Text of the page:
The Iranian regime’s suppressive forces and intelligence agents attacked, injured and arrested many members of dervishes community as they assembled to protest outside Tehran’s Prosecutor’s Office for the second day.
Some 800 people, including many children and elderly, have been arrested during Saturday and Sunday. A number of the arrestees were transferred to notorious Evin Prison.
The attacking forces and intelligence agents battered the dervishes using electric batons and humiliated them.
Following yesterday’s arrests, a large number of dervishes from various cities travelled to Tehran to express their solidarity with those arrested. They assembled near the regime’s Prosecutor’s Office in Behesht Street since this morning, September 21.
NCRI – Mullahs’ judiciary chief: Who is [the UN] Secretary-General to tell us stop the executions; these words are cheap, baseless and lack reasoning. Executions for corruption on earth is an internal matter.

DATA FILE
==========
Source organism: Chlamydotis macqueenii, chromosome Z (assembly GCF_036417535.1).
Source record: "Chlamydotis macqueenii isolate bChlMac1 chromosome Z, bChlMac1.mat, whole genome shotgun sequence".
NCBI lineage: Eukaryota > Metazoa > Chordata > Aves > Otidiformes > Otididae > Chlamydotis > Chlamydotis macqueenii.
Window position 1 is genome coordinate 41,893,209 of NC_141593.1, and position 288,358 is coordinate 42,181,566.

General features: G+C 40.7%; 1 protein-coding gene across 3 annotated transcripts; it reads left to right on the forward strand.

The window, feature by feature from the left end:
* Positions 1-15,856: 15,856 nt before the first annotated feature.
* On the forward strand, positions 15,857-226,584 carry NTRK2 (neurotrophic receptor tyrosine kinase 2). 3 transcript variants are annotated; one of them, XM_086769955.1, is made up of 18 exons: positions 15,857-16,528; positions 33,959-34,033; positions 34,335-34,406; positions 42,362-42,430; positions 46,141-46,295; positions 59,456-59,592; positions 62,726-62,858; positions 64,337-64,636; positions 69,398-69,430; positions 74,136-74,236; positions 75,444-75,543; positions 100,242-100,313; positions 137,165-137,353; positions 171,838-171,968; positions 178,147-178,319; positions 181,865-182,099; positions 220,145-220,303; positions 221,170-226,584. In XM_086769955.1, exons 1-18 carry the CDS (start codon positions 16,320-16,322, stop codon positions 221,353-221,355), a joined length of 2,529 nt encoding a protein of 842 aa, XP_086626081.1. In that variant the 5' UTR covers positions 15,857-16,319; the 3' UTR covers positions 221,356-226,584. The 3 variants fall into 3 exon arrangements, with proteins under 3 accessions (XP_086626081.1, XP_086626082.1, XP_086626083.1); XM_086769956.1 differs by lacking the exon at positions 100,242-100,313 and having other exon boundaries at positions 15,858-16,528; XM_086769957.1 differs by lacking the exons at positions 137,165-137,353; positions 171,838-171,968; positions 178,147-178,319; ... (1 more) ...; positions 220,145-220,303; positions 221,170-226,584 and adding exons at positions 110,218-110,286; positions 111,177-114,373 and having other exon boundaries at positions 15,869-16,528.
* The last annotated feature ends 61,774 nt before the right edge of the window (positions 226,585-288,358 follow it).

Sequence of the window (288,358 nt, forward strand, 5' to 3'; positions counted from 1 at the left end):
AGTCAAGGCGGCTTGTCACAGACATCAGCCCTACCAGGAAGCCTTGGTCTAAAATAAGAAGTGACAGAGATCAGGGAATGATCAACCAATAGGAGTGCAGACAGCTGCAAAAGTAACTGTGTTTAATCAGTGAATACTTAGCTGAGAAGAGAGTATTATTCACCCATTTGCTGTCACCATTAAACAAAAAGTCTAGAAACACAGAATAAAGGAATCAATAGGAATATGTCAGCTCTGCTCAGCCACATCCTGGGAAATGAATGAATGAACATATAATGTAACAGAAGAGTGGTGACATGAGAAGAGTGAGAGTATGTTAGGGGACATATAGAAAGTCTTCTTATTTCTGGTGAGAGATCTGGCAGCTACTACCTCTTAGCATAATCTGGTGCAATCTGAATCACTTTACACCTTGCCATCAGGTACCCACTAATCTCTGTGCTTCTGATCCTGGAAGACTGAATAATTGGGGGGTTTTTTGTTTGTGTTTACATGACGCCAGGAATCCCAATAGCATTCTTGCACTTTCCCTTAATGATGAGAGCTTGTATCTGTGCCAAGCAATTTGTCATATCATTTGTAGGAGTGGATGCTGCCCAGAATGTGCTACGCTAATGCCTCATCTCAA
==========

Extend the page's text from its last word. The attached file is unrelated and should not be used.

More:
On Thursday, September 17, 2014, at least 17 prisoners were hanged in cities across Iran, including five in public. The executions were carried out in cities of Shiraz, Marvdasht, Kerman and Bandar Abbas. A group of four prisoners were hanged in public in Shiraz while another group of eight sent to gallows in Shabab Prison in city of Kerman.
The Thursday’s executions followed reports of more executions that had been carried out in other cities in Iran. A group of seven young men, mostly in their 20s, were executed on September 10 in cities of Karaj and Hamadan.
Iran’s Human Rights Lectures
Iran’s Supreme Leader, Ayatollah Ali Khamenei, has recently been lecturing the United States and the West on human rights, particularly through Twitter. Recently, the Ayatollah tweeted, “Based on global statistics, US gvt is the biggest violator of #HumanRights.” The Supreme Leader added, “Besides int’l crimes, it commits crimes against its ppl. #Ferguson.” The Ayatollah talks about global statistics, but where are these numbers? His claims could actually spur a real discussion if the Iranian government and Khamenei could cite his claim that the “US govt is the biggest violator of #HumanRights.”